Saving Little

Are You Saving Too Little or Too Much for Retirement?

Saving Little

How do we enjoy our resources today without sacrificing future financial security? What is the delicate tradeoff between current and future consumption? These questions are extremely important. At one extreme we find the vast majority of Americans spend almost all of their current earnings for a variety of reasons. Student loan debt, mortgages, supporting a family, and yes, even just flat out spending on “stuff” are all viable reasons for this behavior. In effect, these people are not necessarily worried about future consumption or are so strapped in resources that they have no other choice. At the other extreme, we have the big saver who lives on pennies in order to max out their 401(k) and other retirement accounts. These investors are willing to forgo current satisfaction for a more secure financial future. Most investors find themselves somewhere in the middle.

Who is right? That answer of course is, it depends.

Savings Rates Rules for “The Middle”

Most investors want to have a healthy balance between current and future consumption. They don’t want to be so minimalist in attempt to be financially secure by the age of 40. On the other hand, they don’t want to find themselves having very few resources at retirement. A well-known “rule of thumb” in our industry is the “10% Rule.” Pay yourself 10% of every paycheck you make. This is often too simplistic to work for everyone. Savings rates should be based on a few different variables:

  • Income Replacement: How much of your current income are you going to spend in retirement?
  • Retirement Age: When are you going to retire?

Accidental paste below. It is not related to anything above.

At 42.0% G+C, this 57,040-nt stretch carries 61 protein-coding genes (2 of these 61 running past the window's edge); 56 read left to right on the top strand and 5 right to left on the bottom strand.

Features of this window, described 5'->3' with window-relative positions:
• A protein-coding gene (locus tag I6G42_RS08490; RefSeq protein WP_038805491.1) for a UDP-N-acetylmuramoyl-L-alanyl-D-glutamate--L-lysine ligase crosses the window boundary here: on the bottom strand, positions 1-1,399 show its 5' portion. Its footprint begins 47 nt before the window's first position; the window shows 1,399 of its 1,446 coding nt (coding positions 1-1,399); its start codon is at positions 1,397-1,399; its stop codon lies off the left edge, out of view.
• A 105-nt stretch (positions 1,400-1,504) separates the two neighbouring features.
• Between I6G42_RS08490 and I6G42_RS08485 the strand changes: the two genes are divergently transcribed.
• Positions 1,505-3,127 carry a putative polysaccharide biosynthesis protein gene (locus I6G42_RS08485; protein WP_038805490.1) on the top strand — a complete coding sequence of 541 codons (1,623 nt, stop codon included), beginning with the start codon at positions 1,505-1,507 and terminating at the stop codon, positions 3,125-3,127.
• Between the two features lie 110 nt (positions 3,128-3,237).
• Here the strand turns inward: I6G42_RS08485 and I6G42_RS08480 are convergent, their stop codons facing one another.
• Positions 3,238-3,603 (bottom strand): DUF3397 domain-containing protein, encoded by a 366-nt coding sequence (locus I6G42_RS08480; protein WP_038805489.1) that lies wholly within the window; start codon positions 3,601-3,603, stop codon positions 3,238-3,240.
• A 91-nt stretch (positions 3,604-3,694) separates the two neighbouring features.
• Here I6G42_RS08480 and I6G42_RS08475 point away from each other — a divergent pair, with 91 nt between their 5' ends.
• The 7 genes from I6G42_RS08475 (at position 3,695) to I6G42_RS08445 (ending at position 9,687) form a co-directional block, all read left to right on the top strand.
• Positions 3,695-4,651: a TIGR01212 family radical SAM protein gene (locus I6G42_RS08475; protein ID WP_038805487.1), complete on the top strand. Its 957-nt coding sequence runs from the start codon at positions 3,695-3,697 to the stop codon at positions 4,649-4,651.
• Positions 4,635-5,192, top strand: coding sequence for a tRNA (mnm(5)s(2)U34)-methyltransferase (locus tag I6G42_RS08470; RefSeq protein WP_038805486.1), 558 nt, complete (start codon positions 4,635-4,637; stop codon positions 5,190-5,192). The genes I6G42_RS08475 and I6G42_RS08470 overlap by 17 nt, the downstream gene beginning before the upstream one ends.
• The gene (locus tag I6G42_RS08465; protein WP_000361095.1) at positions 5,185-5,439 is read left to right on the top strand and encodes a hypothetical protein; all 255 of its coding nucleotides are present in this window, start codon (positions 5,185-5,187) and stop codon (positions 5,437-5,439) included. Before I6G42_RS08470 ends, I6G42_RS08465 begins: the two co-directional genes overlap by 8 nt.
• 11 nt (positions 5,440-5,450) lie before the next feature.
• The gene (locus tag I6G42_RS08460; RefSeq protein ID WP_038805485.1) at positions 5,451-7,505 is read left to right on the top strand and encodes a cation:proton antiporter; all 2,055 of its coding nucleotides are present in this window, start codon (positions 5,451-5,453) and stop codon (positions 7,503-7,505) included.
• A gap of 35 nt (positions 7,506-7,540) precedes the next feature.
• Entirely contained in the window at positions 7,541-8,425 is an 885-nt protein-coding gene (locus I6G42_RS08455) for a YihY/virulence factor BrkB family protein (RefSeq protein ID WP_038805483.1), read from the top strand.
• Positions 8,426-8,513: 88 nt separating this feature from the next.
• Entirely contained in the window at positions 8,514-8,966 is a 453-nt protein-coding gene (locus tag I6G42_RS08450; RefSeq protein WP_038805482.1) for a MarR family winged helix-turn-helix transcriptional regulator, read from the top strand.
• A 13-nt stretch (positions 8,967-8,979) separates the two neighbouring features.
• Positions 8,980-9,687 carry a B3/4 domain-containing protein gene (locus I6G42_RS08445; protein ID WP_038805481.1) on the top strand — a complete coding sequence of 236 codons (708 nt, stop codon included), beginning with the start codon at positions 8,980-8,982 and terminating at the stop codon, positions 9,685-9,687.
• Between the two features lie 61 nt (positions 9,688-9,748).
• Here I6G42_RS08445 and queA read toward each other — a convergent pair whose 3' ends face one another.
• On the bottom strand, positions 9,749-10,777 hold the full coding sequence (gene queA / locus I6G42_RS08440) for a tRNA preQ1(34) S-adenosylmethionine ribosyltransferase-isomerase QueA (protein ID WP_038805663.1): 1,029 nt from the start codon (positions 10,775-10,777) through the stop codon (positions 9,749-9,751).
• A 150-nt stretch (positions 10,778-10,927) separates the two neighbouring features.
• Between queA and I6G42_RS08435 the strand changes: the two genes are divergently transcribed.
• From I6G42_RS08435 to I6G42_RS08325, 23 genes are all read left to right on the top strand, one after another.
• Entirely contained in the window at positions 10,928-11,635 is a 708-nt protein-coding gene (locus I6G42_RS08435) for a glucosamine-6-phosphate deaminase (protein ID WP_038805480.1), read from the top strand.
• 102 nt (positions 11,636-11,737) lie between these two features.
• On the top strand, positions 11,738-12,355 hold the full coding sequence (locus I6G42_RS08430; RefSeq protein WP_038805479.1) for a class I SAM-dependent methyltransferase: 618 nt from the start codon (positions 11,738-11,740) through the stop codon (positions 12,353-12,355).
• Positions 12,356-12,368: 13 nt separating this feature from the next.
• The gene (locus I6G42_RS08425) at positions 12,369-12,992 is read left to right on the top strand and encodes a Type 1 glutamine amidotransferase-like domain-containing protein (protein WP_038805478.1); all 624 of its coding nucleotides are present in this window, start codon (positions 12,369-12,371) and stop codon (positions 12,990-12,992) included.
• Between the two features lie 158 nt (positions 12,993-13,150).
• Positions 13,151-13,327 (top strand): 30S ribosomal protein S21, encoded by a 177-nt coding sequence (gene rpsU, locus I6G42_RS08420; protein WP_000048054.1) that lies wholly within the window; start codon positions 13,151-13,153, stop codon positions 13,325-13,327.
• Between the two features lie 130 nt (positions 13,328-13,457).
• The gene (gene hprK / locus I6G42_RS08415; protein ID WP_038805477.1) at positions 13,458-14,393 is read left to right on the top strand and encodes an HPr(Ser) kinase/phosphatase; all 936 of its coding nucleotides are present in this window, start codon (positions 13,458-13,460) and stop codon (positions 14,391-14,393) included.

• Future Path of Earnings: How much will your earnings change over your working life?
  • Risk Capacity: How much risk are you willing to take with your financial capital?

There are no “one-size fits all” solutions based on these variables. Fortunately, researches have already started to dive into these questions in order to provide guidance for investors.

Income Replacement

The goal for most retirees is to be able to carry their lifestyle near or at retirement into retirement. Assuming the absence of a pension plan, the income replacement rate for most investors depends on their income at or near retirement. For those who find themselves in the highest quartile of earners in this country, research has shown that most retirees spend about 60% of their pre-retirement income in retirement. The reason why it is less than 100% is because retirees are no longer saving for retirement, usually pay less in taxes, and major debts (like mortgages and college education for children) are usually paid off. Of the 60% needed in retirement, 20%, on average, comes from Social Security. So this investor needs to aim for about 40% of replacement income coming from personal savings. On the opposite end, for investors in the lowest quartile of earners in this country, their replacement rate is around 80% with Social Security covering roughly 60% of the overall total. The exhibit below gives a visual representation of these relationships.

Nobody knows for sure how much he or she is going to consume in retirement, but working off of averages can be very informative in terms of understanding typical spending behavior by most Americans. The help of a Wealth Advisor can aid investors on establishing a more precise bogey to aim for. Overall, assuming a 40-50% replacement rate is a very conservative estimate about what is needed in retirement.

The Tradeoff